Nine Months (Give or Take)
Yet you are here, reading this, so chances are that pregnancy is on your mind. There are so many questions that you may want the answers to and so many things you feel you should know. What should you know?
Pregnancy can be everything and nothing like you expect. It can be the most fulfilling, amazing, terrifying, and completely overwhelming experience of your life. The best you can do is to take it all as it comes, and be willing to learn, because knowledge is power. Your responsibility for your child begins before you ever meet them, see them, or hold them. What should you do?
Find a doctor you feel comfortable with, because you will be visiting and calling often. Read some books or articles on aspects of pregnancy and birth that interest you, but be sure to consider your sources. The 1984 version of What to Expect When You're Expecting will have a different take on many issues than the current version. Remember also that the internet is a wonderful and terrible thing. Researched articles (such as the great ones you can find here on EverydayFamily) can be a great source of information, but remember that anyone (and I do mean anyone) can write a blog.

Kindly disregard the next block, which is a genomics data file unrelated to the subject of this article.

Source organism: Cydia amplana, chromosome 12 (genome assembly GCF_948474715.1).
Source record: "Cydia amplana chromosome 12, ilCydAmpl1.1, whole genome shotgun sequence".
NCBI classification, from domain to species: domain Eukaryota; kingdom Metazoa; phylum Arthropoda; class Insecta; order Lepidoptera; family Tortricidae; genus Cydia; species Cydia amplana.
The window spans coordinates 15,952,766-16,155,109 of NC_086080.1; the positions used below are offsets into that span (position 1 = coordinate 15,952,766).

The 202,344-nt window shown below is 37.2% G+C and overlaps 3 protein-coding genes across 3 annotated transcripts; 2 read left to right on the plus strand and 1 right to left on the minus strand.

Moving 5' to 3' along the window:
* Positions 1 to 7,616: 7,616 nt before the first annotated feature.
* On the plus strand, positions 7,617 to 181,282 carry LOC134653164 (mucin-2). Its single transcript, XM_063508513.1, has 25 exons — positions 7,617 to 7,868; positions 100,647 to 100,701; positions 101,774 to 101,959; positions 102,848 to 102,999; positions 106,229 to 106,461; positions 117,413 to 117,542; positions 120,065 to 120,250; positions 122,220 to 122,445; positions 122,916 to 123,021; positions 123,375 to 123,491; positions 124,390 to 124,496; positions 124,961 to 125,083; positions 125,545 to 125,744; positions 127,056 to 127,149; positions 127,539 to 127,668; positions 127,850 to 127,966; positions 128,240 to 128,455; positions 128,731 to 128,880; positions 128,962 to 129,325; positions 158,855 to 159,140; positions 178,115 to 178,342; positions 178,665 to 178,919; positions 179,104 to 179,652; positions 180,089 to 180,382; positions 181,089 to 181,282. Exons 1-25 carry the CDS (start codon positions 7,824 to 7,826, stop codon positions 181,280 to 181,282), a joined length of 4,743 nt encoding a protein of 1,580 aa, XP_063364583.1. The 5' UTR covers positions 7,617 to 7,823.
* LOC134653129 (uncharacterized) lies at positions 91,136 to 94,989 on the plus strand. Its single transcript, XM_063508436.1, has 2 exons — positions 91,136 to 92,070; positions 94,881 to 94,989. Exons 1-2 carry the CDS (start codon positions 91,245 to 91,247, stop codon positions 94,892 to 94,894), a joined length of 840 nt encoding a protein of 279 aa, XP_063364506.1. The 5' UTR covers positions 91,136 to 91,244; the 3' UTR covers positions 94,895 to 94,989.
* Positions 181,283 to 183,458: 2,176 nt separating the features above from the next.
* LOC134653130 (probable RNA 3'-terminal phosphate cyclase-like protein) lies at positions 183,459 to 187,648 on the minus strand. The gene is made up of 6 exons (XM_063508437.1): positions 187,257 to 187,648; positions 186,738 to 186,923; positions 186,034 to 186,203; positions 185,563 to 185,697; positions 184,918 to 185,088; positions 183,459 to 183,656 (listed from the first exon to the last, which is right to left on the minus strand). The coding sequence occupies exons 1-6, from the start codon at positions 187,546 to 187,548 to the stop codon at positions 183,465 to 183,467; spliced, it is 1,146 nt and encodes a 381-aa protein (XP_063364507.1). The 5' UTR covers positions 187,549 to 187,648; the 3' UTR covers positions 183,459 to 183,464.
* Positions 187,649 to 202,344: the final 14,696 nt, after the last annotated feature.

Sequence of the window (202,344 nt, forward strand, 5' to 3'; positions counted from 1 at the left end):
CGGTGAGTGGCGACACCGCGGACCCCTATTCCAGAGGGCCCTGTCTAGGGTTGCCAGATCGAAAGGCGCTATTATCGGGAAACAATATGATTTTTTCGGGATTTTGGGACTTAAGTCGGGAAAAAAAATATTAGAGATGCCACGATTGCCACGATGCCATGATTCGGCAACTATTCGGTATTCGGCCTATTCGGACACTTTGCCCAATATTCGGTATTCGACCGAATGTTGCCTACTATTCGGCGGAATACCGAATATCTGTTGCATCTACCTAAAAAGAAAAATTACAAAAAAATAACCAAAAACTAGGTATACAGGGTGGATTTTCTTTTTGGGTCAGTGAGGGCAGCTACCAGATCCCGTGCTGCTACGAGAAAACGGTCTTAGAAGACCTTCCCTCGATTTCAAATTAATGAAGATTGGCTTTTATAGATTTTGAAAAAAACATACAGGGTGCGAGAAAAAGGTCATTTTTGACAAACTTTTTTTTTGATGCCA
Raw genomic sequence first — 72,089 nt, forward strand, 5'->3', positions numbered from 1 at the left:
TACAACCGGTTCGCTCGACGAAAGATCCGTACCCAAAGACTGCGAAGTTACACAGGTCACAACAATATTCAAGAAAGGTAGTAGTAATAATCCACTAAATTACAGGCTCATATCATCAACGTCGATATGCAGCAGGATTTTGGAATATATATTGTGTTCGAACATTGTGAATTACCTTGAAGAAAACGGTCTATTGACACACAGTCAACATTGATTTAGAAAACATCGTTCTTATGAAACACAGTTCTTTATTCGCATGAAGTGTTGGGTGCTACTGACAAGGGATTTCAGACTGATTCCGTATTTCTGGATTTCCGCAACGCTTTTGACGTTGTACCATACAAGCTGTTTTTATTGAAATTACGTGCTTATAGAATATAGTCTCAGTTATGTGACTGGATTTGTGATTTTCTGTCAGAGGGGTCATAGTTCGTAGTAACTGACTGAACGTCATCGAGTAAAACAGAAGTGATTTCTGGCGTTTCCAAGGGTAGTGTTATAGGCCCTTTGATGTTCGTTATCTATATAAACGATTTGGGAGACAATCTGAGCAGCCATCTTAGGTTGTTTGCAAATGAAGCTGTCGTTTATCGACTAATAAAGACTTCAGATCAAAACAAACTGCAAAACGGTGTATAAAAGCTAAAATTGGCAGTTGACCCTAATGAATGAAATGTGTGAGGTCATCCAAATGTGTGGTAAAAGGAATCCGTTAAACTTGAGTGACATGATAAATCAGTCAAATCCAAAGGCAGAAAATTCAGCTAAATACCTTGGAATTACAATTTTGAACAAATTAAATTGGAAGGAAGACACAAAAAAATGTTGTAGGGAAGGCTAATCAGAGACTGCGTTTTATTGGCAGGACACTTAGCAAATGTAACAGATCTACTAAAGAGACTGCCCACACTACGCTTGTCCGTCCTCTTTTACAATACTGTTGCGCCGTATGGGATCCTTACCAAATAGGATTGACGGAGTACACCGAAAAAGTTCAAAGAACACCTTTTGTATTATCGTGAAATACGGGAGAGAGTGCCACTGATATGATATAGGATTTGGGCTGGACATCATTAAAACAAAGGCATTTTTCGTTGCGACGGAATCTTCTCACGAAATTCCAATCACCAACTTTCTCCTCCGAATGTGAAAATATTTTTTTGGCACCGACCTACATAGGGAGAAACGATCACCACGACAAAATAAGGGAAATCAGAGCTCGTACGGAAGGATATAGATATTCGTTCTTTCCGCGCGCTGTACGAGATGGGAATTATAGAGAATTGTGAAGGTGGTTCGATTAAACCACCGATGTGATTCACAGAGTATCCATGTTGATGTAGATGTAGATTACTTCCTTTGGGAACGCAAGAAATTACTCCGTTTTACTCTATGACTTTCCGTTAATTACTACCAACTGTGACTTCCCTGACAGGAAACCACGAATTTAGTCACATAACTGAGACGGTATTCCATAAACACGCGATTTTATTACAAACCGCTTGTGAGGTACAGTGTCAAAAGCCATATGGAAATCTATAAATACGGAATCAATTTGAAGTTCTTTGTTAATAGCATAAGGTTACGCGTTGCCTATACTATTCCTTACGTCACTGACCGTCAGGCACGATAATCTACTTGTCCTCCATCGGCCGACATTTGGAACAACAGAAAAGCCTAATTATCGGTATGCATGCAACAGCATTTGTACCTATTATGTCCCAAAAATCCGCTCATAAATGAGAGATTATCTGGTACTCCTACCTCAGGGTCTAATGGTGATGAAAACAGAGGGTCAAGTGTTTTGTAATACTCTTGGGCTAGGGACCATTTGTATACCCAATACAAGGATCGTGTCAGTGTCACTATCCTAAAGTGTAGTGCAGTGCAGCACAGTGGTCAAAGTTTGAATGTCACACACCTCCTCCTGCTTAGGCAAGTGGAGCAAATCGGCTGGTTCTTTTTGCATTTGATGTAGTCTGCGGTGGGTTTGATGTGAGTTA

As you begin your research, consider that you don't have to know it all now. The med-free delivery that sounds so horrifying to you now might be more appealing after a few months of getting to know your pregnant body and your birthing options. Take in the information available, but take it easy on yourself. After all, you've got another 9 and a half months or so to think about it.
Wait, you say. Pregnancy lasts nine months, right? Well, yes and no. So here, in the second week, the difference between weeks and months begins to be revealed. The average pregnancy lasts 37 to 42 weeks. Depending on how many weeks you like in your months, and averaging it at four, that would make 10 months. So why do people say it is nine? The best way to avoid all this confusion is to date your pregnancy in weeks, as the doctor will.